Quick Takes on 4 Common FABMs To Help You Choose Your Best Fit

posted on February 17, 2018 by Kathleen Taylor Kathleen Taylor

So you have made the decision to use Fertility Awareness Based Methods. What now? Which fertility awareness method is best for you? Whether your goal is greater health awareness or natural family planning, choosing the right method for you can at first feel overwhelming. But with a little refresher on the four most common evidence-based methods of FABMs or NFP, it doesn’t have to be. Each method has its advantages and disadvantages tailored to the individual woman considering it. 

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What follows is not an exhaustive list of methods or training organizations, but a quick overview of some of the most commonly used methods—in particular, the SymptoThermal, Creighton, Billings, and Marquette methods—along with insight into how each might affect your daily routine. 

SYMPTOTHERMAL

General information:

The SymptoThermal method is one of the more common methods and is used by both NFP users and FAM users. It tracks three different signs, which makes it popular because you don’t have to rely on one single observation. Users of this method monitor for changes in cervical mucus (sensation, consistency, stretchiness), basal body temperature, and optionally, cervical position and firmness (low/high, open/closed, soft/firm). Changes in the cervix and cervical mucus can tell you when you are fertile and when you are likely ovulating. Your basal body temperature can confirm that ovulation has happened by seeing a spike in temperature.

What it looks like in your daily routine:

SymptoThermal method users are encouraged to check their cervical mucus every time they use the bathroom so they don’t overlook any changes. This means wiping and looking at the toilet paper before and after using the bathroom. It can be helpful to test the sample between your fingers to note the specific observations mentioned above, but this is completely optional. Checking the actual cervix is also optional, and is typically done at night. For some, checking their own cervix is a very reliable observation, but for others it just creates confusion. It is completely up to the user. Taking your basal body temperature, however, needs to be consistent and done first thing every morning. Many users set an alarm to make sure their readings are consistent. Every day these observations should be recorded on a chart or in an app. (There is software specific to this method!)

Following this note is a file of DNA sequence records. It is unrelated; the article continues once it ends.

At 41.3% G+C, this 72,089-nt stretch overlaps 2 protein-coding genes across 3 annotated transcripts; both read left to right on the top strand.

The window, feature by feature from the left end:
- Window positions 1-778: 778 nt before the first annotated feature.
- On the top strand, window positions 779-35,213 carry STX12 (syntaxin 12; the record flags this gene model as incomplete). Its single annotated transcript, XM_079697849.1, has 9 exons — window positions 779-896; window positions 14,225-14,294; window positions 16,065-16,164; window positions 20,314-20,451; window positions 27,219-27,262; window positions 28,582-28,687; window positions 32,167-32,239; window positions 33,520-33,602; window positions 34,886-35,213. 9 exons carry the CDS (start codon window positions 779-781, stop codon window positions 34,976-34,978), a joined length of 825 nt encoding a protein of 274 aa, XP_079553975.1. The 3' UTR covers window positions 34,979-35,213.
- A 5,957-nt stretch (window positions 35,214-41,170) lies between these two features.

Can you use this method in the postpartum period and while breastfeeding?

Yes! As with most methods, the protocols during breastfeeding are different, and it’s important to utilize an instructor during this time. Days are considered to be infertile after a certain amount of dry days. Temperatures can be sporadic, so this method may call for a lot of abstinence while avoiding pregnancy during this phase of life. With accurate and consistent charting, you can see the first ovulation and know when to expect the first postpartum period.

My two cents:

I personally decided against this method the moment I learned I would need to take my temperature every morning. Considering my strengths and weaknesses, I knew anything that involved the morning wasn’t going to be a great choice for me. SymptoThermal incorporates the main components of every other method and information is readily available. It also has some flexibility. If you are interested in this method I would grab a copy of Taking Charge of Your Fertility, and look for an instructor through the Couple to Couple League or SymptoPro

CREIGHTON

General information:

The Creighton method tracks cervical mucus, making observations similar to SymptoThermal, but since this is the only biomarker, it is extremely important to be consistent and detailed in your observations. The recording system has over 18 codes to classify all types of normal and abnormal cervical mucus for accuracy. Additionally, the chart comes with different colored stickers for menstruation, mucus, dry days, and fertile mucus so a pattern or abnormality is easy to spot at a glance. An accurate and detailed Creighton chart can be used by a Natural Procreative Technology (NaPro) doctor to diagnose important health issues, including infertility and hormonal imbalances. When used accurately, this method boasts of similar pregnancy-avoidance effectiveness rates to the Pill.

What it looks like in your daily routine: